In 1912, astronomer Henrietta Leavitt realized that Cepheid variable stars shine at specific brightnesses, dependent entirely on their cycle. Brighter Cepheids take longer than dimmer ones to complete each cycle. By knowing where such a star is in its cycle allows astronomers to determine its intrinsic brightness. Comparing this to its apparent brightness as seen from Earth permits a calculation of the distance the Cepheid sits from our home world. This discovery gave astronomers the first tool ever devised to accurately measure distances to far-flung galaxies.

Leavitt was one of the original human “computers” working at Harvard University. Her deafness drove her toward solitary activities, including mathematics and astronomy. At the time, women were considered to be better-suited for tedious rote work. The fact that women could be paid significantly less than men made it so that most of the computers employed in the US at the time were female.

Leavitt’s work allowed astronomer Edwin Hubble to determine the distance to the Andromeda Galaxy. Image credit: NASA/ESA/Hubble Heritage Team (STScI/AURA)

Meanwhile, Harvard forbade women from using their telescopes, leaving Leavitt with her calculations on Cepheid variables. She was the first to find that while Cepheids varied in intensity over periods ranging from days to weeks, the brightest members had the longest cycles.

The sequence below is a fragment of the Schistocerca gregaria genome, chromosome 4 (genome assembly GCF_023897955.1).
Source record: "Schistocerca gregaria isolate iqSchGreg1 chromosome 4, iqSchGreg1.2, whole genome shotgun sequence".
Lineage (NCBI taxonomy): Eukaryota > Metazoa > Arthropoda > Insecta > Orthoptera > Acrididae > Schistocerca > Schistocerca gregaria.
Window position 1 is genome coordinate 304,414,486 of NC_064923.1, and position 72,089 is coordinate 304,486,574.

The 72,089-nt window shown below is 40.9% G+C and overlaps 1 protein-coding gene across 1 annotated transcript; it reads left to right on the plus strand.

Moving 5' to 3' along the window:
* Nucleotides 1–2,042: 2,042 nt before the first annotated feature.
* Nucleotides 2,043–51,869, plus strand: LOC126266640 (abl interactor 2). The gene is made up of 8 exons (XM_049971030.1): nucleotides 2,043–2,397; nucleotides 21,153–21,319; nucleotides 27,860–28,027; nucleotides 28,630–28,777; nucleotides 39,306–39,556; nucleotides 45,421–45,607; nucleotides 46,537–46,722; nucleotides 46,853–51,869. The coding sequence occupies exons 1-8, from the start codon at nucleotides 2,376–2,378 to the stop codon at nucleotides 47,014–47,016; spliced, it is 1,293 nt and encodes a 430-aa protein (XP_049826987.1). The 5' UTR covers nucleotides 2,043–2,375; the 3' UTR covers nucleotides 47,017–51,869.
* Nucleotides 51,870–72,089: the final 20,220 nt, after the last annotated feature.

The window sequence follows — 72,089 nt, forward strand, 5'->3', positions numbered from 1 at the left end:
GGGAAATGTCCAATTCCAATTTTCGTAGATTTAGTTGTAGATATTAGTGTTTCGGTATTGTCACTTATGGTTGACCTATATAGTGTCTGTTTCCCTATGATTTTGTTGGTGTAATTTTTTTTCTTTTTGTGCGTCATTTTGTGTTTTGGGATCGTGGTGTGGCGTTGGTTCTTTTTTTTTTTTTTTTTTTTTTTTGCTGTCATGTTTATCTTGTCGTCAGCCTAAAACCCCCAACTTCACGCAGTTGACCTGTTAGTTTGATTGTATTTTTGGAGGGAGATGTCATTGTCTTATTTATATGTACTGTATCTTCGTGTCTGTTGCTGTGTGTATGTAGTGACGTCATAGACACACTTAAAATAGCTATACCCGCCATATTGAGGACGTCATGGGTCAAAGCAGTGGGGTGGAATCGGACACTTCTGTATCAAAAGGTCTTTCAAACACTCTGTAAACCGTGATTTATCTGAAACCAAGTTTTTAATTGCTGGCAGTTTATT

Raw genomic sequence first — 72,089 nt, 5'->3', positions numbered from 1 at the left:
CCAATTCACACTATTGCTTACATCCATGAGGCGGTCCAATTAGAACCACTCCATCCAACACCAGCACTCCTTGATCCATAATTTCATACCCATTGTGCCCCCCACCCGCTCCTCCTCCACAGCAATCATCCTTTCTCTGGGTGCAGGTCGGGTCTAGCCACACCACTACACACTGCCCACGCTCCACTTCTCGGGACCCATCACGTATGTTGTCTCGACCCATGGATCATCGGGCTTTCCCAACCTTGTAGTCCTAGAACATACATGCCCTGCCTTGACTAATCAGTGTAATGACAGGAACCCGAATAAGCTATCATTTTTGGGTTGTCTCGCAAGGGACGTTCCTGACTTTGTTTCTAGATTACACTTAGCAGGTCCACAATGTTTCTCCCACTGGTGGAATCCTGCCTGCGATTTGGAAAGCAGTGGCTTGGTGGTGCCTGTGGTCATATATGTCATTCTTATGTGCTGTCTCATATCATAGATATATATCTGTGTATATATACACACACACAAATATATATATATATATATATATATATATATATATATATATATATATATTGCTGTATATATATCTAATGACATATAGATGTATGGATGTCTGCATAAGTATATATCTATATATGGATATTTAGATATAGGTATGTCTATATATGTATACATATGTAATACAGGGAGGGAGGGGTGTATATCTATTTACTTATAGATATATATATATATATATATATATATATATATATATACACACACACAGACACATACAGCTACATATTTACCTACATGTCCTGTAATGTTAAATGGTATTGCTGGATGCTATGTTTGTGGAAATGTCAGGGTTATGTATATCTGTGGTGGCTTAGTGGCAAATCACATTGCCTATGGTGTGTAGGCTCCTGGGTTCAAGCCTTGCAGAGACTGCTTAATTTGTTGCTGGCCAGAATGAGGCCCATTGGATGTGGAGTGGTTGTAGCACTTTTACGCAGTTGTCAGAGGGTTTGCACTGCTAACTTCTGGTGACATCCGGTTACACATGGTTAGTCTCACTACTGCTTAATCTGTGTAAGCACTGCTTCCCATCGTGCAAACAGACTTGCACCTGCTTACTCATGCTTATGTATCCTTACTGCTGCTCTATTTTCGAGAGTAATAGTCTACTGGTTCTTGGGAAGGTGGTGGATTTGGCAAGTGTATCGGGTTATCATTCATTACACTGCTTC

And if Plan A Doesn’t Work, Bring in the Big Stars

However, it is not always possible to measure the brightness of these variable stars. In these cases, other methods must be employed. One means utilized to accomplish this task involves measuring the brightness of red giant stars as they reach the brightest point of their evolution. This method is only effective for galaxies which are close enough to distinguish individual stars. A third method of determining the distance to galaxies takes advantage of the fact that stars are unevenly distributed around galaxies. Therefore, astronomers can measure the brightness of one region of a galaxy, and compare it to another region. Observers see the greatest variation in galaxies closer to the Earth.

“The closer the galaxy is, the greater will be the variation from one region to another, since the number of stars observed in the same angular region will be lower. This way of measuring distances is known as surface brightness fluctuation (SBF) technique and it is considered a secondary distance indicator as it is not as reliable as those tools based on individual stars,” writes Ignacio Trujillo of the IAC.

An image of NGC 1052-DF2, providing evidence of dark matter within its structure. Image credit: Ignacio Trujillo et. al.